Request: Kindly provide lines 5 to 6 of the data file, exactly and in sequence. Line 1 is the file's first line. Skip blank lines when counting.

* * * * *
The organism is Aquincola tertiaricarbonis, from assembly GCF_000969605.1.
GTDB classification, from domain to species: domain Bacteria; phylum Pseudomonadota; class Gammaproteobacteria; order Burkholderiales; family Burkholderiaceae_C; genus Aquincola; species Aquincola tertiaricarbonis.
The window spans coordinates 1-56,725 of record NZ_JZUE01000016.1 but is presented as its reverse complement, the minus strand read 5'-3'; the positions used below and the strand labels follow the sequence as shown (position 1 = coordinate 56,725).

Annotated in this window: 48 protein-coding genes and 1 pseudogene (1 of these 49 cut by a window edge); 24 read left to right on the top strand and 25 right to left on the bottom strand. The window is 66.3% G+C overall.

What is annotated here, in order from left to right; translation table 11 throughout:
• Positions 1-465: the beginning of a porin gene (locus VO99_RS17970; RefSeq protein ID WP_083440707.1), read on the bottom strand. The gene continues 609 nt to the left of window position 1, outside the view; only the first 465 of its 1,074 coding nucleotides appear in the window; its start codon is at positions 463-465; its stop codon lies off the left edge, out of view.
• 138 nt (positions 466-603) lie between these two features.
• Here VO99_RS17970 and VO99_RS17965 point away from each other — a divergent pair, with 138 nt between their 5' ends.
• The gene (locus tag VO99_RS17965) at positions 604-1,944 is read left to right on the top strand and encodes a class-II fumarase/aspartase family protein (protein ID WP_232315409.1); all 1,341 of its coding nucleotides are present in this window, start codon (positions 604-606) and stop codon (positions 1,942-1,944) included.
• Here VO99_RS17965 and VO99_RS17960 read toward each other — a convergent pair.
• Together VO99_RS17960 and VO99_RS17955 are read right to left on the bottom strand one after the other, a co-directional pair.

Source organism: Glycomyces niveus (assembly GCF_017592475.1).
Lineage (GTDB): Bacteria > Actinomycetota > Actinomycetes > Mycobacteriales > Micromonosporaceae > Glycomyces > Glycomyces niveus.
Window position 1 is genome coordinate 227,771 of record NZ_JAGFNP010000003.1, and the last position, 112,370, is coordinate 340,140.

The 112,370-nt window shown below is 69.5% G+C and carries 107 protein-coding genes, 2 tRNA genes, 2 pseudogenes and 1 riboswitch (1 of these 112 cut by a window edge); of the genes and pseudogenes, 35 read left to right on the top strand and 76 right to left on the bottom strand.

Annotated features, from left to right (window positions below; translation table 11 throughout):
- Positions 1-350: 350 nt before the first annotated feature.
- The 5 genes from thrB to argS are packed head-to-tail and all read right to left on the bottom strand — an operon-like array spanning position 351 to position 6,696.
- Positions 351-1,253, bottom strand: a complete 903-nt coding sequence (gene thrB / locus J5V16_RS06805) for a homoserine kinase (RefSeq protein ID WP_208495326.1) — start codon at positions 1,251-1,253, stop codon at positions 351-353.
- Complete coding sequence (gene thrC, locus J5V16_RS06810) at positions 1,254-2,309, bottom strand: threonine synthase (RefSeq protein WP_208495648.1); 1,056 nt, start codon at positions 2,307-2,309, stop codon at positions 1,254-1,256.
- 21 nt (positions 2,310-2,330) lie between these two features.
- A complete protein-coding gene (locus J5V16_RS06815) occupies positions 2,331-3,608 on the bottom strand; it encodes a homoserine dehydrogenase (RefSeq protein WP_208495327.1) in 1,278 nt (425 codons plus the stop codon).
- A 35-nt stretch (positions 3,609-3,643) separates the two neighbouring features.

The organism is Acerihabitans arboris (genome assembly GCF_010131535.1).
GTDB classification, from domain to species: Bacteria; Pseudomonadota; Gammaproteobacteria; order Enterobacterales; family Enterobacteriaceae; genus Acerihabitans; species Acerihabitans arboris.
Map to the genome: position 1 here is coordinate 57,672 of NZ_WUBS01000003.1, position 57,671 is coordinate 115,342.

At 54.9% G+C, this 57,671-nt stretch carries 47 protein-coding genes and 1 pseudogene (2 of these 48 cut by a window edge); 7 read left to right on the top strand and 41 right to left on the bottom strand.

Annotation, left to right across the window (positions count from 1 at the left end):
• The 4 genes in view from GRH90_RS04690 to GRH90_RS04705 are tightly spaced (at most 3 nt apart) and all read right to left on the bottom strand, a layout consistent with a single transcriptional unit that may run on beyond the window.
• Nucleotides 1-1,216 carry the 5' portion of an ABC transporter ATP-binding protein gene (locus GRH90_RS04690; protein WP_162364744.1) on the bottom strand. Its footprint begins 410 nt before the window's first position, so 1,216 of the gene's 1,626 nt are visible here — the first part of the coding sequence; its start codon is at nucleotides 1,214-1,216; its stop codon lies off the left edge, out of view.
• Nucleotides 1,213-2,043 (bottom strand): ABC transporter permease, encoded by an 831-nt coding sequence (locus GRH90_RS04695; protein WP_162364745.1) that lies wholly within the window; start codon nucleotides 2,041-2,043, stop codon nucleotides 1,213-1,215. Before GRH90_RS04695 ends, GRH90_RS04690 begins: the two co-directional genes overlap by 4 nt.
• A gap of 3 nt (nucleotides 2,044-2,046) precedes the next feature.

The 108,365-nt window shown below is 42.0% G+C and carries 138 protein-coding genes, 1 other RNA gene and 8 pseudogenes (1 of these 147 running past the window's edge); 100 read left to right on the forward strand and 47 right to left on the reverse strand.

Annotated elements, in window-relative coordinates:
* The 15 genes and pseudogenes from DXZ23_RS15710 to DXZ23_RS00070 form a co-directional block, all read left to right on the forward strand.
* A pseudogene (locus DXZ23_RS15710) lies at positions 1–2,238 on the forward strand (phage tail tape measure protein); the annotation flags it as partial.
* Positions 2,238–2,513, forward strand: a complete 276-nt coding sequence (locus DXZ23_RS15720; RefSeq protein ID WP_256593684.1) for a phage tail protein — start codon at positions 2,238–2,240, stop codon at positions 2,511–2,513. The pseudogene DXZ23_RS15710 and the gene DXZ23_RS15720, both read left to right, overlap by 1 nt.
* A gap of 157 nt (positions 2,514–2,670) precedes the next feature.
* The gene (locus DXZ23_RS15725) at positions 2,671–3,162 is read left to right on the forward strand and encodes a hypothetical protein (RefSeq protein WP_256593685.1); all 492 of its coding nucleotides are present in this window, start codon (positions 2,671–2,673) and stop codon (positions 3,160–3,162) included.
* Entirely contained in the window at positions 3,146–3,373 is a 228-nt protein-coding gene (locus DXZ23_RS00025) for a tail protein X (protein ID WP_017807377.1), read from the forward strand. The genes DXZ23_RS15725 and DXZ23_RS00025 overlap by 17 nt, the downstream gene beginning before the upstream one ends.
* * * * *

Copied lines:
What is annotated here, in order from left to right; translation table 11 throughout:
• Positions 1-465: the beginning of a porin gene (locus VO99_RS17970; RefSeq protein ID WP_083440707.1), read on the bottom strand. The gene continues 609 nt to the left of window position 1, outside the view; only the first 465 of its 1,074 coding nucleotides appear in the window; its start codon is at positions 463-465; its stop codon lies off the left edge, out of view.